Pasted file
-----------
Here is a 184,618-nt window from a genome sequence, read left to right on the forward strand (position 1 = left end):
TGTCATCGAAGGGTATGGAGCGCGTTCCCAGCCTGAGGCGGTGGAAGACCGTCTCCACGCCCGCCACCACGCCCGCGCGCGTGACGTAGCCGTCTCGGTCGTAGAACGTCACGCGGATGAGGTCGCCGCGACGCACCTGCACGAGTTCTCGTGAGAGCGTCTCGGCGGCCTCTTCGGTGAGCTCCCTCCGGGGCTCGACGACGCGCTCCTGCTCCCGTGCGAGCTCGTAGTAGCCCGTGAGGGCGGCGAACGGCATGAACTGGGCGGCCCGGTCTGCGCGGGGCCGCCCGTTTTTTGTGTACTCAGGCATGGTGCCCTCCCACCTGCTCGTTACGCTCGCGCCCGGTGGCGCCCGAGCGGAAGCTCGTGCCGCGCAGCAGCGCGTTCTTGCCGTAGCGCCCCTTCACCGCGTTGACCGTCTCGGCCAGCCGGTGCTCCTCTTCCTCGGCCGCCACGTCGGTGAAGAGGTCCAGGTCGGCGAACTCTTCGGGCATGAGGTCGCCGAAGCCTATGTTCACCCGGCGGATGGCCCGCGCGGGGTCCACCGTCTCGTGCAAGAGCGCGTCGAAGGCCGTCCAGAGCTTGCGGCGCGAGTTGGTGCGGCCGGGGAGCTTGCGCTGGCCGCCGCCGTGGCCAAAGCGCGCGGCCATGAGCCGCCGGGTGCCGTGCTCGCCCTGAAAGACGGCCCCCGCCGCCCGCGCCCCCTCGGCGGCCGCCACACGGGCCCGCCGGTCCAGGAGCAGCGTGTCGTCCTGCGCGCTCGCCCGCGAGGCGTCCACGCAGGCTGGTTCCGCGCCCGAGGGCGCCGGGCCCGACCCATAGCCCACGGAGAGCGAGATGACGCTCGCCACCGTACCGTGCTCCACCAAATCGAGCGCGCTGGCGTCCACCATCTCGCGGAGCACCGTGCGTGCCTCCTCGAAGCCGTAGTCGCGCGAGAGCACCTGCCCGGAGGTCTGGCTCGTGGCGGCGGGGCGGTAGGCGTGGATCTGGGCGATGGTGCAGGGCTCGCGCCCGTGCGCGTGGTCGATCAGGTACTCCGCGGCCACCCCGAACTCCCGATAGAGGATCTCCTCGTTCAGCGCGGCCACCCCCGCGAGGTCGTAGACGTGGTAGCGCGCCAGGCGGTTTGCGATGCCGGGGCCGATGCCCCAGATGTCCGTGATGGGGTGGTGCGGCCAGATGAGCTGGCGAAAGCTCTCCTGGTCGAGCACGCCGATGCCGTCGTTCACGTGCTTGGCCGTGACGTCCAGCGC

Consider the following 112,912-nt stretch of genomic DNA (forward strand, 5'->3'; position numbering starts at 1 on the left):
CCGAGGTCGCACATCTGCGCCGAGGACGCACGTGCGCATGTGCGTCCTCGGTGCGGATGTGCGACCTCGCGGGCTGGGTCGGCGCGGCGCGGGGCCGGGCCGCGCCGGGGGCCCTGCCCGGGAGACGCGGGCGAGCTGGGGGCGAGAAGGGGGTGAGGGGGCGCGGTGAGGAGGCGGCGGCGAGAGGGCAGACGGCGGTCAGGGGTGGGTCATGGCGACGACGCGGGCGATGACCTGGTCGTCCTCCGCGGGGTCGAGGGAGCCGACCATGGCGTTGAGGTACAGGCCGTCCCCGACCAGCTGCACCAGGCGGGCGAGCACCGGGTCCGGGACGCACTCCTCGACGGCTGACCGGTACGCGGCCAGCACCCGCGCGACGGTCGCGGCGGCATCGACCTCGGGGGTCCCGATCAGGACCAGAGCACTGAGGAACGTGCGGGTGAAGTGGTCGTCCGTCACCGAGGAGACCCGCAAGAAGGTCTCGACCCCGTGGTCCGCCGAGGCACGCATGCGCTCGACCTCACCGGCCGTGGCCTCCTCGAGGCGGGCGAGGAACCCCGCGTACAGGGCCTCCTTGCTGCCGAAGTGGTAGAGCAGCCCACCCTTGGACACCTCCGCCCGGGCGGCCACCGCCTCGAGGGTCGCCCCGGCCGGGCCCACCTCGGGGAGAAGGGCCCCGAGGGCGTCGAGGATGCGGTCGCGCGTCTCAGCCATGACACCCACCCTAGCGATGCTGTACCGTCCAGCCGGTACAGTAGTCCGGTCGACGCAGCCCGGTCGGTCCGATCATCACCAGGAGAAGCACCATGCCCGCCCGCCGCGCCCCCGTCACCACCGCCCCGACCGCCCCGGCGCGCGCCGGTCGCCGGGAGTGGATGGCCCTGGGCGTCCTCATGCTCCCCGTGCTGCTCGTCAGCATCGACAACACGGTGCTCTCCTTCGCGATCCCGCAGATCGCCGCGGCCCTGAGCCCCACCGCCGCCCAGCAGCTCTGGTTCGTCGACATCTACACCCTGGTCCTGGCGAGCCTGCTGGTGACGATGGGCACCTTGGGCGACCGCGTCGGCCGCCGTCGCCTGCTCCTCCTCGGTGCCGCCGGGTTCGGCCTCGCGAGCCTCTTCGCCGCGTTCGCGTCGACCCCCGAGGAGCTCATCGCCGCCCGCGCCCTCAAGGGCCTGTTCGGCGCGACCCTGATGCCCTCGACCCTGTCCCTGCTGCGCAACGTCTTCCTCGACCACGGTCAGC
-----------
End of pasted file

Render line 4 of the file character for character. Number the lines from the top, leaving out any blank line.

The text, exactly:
CCGAGGTCGCACATCTGCGCCGAGGACGCACGTGCGCATGTGCGTCCTCGGTGCGGATGTGCGACCTCGCGGGCTGGGTCGGCGCGGCGCGGGGCCGGGCCGCGCCGGGGGCCCTGCCCGGGAGACGCGGGCGAGCTGGGGGCGAGAAGGGGGTGAGGGGGCGCGGTGAGGAGGCGGCGGCGAGAGGGCAGACGGCGGTCAGGGGTGGGTCATGGCGACGACGCGGGCGATGACCTGGTCGTCCTCCGCGGGGTCGAGGGAGCCGACCATGGCGTTGAGGTACAGGCCGTCCCCGACCAGCTGCACCAGGCGGGCGAGCACCGGGTCCGGGACGCACTCCTCGACGGCTGACCGGTACGCGGCCAGCACCCGCGCGACGGTCGCGGCGGCATCGACCTCGGGGGTCCCGATCAGGACCAGAGCACTGAGGAACGTGCGGGTGAAGTGGTCGTCCGTCACCGAGGAGACCCGCAAGAAGGTCTCGACCCCGTGGTCCGCCGAGGCACGCATGCGCTCGACCTCACCGGCCGTGGCCTCCTCGAGGCGGGCGAGGAACCCCGCGTACAGGGCCTCCTTGCTGCCGAAGTGGTAGAGCAGCCCACCCTTGGACACCTCCGCCCGGGCGGCCACCGCCTCGAGGGTCGCCCCGGCCGGGCCCACCTCGGGGAGAAGGGCCCCGAGGGCGTCGAGGATGCGGTCGCGCGTCTCAGCCATGACACCCACCCTAGCGATGCTGTACCGTCCAGCCGGTACAGTAGTCCGGTCGACGCAGCCCGGTCGGTCCGATCATCACCAGGAGAAGCACCATGCCCGCCCGCCGCGCCCCCGTCACCACCGCCCCGACCGCCCCGGCGCGCGCCGGTCGCCGGGAGTGGATGGCCCTGGGCGTCCTCATGCTCCCCGTGCTGCTCGTCAGCATCGACAACACGGTGCTCTCCTTCGCGATCCCGCAGATCGCCGCGGCCCTGAGCCCCACCGCCGCCCAGCAGCTCTGGTTCGTCGACATCTACACCCTGGTCCTGGCGAGCCTGCTGGTGACGATGGGCACCTTGGGCGACCGCGTCGGCCGCCGTCGCCTGCTCCTCCTCGGTGCCGCCGGGTTCGGCCTCGCGAGCCTCTTCGCCGCGTTCGCGTCGACCCCCGAGGAGCTCATCGCCGCCCGCGCCCTCAAGGGCCTGTTCGGCGCGACCCTGATGCCCTCGACCCTGTCCCTGCTGCGCAACGTCTTCCTCGACCACGGTCAGC